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DO SCIENCE AND RELIGION INHERENTLY CONFLICT?

Bryan Farha Published: March 11, 2013

  Invited Post by John Nail, Ph.D.

One of the ongoing conflicts in our sharply divided nation is that between religion and science. Extremists on one side argue that science is attempting to supplant God and religion. Extremists on the other side argue that science ‘has proven that God doesn’t exist’. The battleground for this supposed science vs. religion conflict involves Darwin’s Theory of Natural Selection (Evolution). The problem isn’t that science and religion inherently conflict, the problem is that the antagonists fail to understand science and religion.

Science is knowledge of the natural – everything that behaves according to the ‘laws of nature’. We should note that the laws of nature are generalizations based upon observations of nature. Possibly the most famous law of nature is gravity – items fall when dropped. Note that the Law of Gravity is not a theory – it does not explain why items fall when they drop, only that they do. Einstein’s Theory of General Relativity was the first real theory (explanation) of gravity.

Religion deals with the supernatural, as in ‘outside the laws of nature’. Science cannot determine if God does or doesn’t exist as God wouldn’t be bound by the laws of nature. To illustrate the difference between the natural and the supernatural, we can answer the question ‘how many bacterial colonies are on the head of a pin’, but we cannot answer the question ‘how many angels can dance on the head of a pin’. We can scientifically study bacterial colonies; we can’t scientifically study angels. One obeys the laws of nature and the other doesn’t.

Pseudoscience are non-scientific beliefs that claim to be science. The most objective test for determining if something is science or not science is Karl Popper’s concept of falsification – every scientific theory makes predictions that can be tested. If the prediction is verified, the theory survives; if the prediction is not verified, if nature does something different from what the theory predicts, the theory must be modified or discarded. Note that the falsification concept does not mean that the scientific theory (explanation) is wrong – only that the theory is proven to be wrong if it makes wrong predictions.

As an example of the falsification concept, the theory of Evolution predicts that bacteria that survives exposure to an antibiotic will become resistant to that antibiotic. If, however, the bacteria became more susceptible (less resistant) to the antibiotic, this result would falsify (disprove) Evolution. As most of us know, bacteria do become more resistant (not less resistant) to antibiotics. The problem of antibiotic resistant bacteria is a serious issue in medicine.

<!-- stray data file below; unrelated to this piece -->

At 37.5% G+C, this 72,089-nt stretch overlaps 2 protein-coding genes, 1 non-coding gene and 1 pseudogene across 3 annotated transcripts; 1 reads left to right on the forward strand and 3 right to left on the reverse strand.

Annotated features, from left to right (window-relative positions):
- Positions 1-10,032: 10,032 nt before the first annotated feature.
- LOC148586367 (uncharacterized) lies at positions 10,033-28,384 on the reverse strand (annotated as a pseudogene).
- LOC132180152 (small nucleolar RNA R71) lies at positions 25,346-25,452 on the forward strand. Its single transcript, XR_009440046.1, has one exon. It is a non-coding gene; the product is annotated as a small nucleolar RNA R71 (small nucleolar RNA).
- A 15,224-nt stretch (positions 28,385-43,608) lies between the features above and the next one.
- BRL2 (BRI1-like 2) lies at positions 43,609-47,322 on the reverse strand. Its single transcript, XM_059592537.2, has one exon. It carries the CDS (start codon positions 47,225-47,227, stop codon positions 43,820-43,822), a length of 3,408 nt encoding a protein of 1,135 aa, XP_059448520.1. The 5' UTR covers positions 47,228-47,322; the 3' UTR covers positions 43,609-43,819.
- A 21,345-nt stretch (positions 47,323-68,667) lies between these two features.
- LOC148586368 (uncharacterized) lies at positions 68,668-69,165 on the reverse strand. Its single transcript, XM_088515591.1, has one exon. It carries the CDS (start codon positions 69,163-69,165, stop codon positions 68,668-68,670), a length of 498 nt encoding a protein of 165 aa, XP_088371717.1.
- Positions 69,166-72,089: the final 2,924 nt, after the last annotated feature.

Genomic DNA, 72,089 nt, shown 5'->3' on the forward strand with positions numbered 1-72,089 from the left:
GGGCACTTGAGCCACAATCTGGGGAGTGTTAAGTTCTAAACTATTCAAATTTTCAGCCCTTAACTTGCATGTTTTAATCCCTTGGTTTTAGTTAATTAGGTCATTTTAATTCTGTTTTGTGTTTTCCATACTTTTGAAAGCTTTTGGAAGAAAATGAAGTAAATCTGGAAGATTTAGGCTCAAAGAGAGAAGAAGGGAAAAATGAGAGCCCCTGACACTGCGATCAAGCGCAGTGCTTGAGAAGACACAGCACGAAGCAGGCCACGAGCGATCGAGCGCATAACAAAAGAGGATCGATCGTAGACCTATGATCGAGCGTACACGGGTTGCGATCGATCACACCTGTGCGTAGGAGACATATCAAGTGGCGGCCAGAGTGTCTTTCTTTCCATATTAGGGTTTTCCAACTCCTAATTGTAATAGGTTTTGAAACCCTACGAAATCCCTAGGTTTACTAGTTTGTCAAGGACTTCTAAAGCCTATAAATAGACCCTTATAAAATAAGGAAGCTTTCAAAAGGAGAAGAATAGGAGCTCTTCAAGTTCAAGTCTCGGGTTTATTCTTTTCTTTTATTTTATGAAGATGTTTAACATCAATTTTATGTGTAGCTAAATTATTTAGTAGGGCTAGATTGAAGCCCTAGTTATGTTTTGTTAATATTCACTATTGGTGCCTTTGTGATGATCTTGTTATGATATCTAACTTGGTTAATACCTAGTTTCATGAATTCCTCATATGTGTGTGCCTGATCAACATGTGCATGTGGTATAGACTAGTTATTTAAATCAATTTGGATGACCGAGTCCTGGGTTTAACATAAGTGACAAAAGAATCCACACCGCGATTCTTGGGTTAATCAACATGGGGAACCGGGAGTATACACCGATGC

Clearly, theories involving the supernatural do not make testable (verifiable) predictions. The inability to test supernatural explanations makes them not falsifiable and thus, not scientific.

Magisteria is a term for ‘teaching authority’. Almost two decades ago, Stephen Jay Gould argued that there is no inherent conflict between science and religion as science’s magisteria is the natural world, religion’s magisteria is the supernatural world and there is no overlap, and therefore, no conflict between the two. To put this in different terms, everything that follows the laws of nature can be studied by science; everything that does not follow the laws of nature cannot be studied by science. Science cannot study the supernatural and the supernatural has no place in science.

Creationism (even when it calls itself ‘scientific creationism’) is clearly not science as it 1) invokes a supernatural creator, 2) is not falsifiable as it does not make testable predictions, and 3) as per the writings of the creationism supporters, the act of creation cannot be studied. Clearly this is religion not science.

The theory of Natural Selection does not inherently conflict with religion unless one truly believes that the Earth is 6000 years old, as calculated by Bishop Ussher via a literal interpretation of the Old Testament. Note that this ‘young Earth creationism’ argument is an example of religion improperly getting out of its magisteria.

While the following is not a scientific statement, one can view Evolution (Natural Selection) as ‘the invisible hand of God working through nature’. As a scientist, I don’t find this objectionable, as long as it isn’t confused with science.

DR. NAIL is Chair of the Chemistry Department at Oklahoma City University

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